It has been a good June for the Houston Astros. With a record of 17-34 (.333) through the end of May, the team seemed dead in the water. It probably still is, but the lifeless body is still twitching with a little June hot streak against the Nationals, Cubs, and Rockies. Over the ten games they’ve played this month, the Astros are 8-2 with a 3.50 ERA. They’ve walked just under three batters per nine innings and struck out 7.6. On the hitting side, the club has averaged about five runs a game and has hit .273/.328/.410, which doesn’t seem like much, except that (A) this year the NL average team is hitting .257/.329/.402, so they’re a bit above-average, and (B) to that point they had been hitting .230/.282/.325 and averaging three runs a game.
Astros hitters having big months include Lance Berkman, Carlos Lee, Michael Bourn, and Jeff Keppinger, which are all sort of real and possibly lasting, as well as Humberto Quintero and Pedro Feliz, which are as illusory as a pinstriped hippopotamus and twice as transient a phenomenon. On the pitching side, Brett Myers, Wandy Rodriguez, and Felipe Paulino have pitched well, and even Brian Moehler, who is as fringy as they come, has an ERA under 4.00 in two starts.
Normally, you might say that this series would represent no challenge for the Yankees, but with Jorge Posada and Francisco Cervelli slumping , Ramiro Pena subbing for Alex Rodriguez, and Kevin Russo spotting for Brett Gardner, the lineup is a bit short. Add in Mark Teixeira’s mixed month and Derek Jeter and Nick Swisher being on the cool side and you have a lineup that’s pretty much down to Curtis Granderson and Robinson Cano. That could all change tonight, but then again it might not. The Yankees need Gardner back in a hurry so that they can ride out A-Rod’s day-to-day hip flexor problem with a little Kevin Russo on the infield rather than Ramiro Pena. Russo hasn’t hit much, but he should given time.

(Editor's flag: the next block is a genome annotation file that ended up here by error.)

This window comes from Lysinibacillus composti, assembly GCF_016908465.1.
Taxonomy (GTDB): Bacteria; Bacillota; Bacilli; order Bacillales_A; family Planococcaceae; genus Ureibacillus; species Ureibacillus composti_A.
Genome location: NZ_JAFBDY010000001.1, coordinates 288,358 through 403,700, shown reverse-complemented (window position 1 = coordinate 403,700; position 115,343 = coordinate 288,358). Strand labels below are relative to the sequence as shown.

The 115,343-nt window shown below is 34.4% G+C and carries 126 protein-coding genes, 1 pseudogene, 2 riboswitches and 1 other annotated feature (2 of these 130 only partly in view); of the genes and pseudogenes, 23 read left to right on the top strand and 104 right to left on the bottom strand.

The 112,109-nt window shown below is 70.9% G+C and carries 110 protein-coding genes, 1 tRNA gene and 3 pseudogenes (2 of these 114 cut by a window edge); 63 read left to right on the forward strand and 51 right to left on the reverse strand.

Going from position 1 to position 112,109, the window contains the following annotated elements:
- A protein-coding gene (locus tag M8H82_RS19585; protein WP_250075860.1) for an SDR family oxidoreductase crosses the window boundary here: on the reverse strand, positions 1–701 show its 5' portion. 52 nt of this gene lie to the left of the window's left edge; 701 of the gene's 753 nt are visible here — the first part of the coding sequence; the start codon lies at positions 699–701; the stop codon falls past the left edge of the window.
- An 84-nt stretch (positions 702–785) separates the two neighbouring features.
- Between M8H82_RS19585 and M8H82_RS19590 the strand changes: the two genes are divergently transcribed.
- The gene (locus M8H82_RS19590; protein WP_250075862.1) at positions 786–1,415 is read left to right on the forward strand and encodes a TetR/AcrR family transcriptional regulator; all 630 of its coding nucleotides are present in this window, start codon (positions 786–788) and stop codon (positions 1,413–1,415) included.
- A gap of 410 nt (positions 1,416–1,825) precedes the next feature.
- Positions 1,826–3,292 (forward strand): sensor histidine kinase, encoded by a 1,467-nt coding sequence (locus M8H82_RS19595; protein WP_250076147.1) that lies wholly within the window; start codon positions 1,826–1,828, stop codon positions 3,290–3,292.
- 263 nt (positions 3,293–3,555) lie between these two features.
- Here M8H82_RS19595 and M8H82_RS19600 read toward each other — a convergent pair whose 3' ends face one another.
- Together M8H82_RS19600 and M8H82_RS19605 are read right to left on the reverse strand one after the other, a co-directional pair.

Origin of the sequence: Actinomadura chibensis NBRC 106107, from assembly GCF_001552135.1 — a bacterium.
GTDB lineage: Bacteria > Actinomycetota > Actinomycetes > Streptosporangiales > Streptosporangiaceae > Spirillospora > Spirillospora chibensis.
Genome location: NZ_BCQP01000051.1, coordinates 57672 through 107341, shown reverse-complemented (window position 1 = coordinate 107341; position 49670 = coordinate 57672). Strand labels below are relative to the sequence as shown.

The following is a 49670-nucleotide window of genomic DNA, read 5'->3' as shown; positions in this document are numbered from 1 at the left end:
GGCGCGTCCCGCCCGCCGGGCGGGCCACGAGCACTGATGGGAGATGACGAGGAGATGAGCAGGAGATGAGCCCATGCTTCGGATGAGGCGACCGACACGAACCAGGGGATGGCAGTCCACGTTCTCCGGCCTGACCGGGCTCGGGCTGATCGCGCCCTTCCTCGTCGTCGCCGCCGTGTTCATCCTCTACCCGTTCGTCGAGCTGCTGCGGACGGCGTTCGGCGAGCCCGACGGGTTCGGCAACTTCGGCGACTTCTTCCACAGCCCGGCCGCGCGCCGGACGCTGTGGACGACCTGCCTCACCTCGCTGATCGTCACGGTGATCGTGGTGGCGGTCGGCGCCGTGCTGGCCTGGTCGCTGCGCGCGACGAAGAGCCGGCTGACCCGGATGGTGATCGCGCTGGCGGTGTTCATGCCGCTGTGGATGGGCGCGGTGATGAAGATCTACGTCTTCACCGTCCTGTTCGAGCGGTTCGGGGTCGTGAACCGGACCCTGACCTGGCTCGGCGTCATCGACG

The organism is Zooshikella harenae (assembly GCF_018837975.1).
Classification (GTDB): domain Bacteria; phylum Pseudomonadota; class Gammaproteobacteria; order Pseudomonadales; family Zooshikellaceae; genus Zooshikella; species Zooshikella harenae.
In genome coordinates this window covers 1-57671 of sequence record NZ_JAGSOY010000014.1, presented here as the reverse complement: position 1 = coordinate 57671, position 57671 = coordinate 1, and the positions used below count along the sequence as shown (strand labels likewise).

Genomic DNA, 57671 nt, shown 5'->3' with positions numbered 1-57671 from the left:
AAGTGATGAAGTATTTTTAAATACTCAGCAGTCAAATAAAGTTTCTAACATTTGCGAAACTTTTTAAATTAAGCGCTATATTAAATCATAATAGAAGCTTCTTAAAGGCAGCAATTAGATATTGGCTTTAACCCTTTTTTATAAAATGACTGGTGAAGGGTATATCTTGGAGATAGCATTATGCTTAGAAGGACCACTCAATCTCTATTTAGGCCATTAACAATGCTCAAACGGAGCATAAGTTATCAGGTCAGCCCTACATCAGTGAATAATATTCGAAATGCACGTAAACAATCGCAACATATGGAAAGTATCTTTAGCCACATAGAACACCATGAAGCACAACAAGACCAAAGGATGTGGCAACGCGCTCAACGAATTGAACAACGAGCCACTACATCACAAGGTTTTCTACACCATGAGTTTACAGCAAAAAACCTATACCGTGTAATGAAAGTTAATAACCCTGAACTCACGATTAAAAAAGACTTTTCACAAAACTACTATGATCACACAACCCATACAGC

EYES WIDE BERKMAN
One advantage that this series presents is an opportunity to clap your peepers on Lance Berkman, supposed Yankees trade target, if you haven’t done so already this year. I mentioned above that Berkman is one of the Astros that have had a productive June, and it’s true: he’s hitting .317/.364/.439. While keeping in mind that this is only a ten game sample, note that the rates are a god deal south of his career line. If we pull the camera back to encompass the last four weeks’ worth of games, we see rates of only .245/.349/.340 with just two home runs in 94 at-bats. Berkman missed the first few weeks of the season with a strained groin and perhaps his slow start is attributable to a slow recovery, perhaps to his being 34 and an Astro. When last I discussed him, I mentioned his lack of ideal switch-hittery-ness, with vastly reduced production from the right side of the plate. He’s only had 36 plate appearances against lefties this year, but he’s hit a powerless .206 in them.
If Berkman’s weak performance isn’t enough of a disincentive for the Yankees, Jon Heyman has reported that the acquiring team will have to pick up Berkman’s $15 million option for 2011 in order for the player to give his assent to the deal. In other words, he’s not going anywhere unless the Astros pick up a good deal of the price.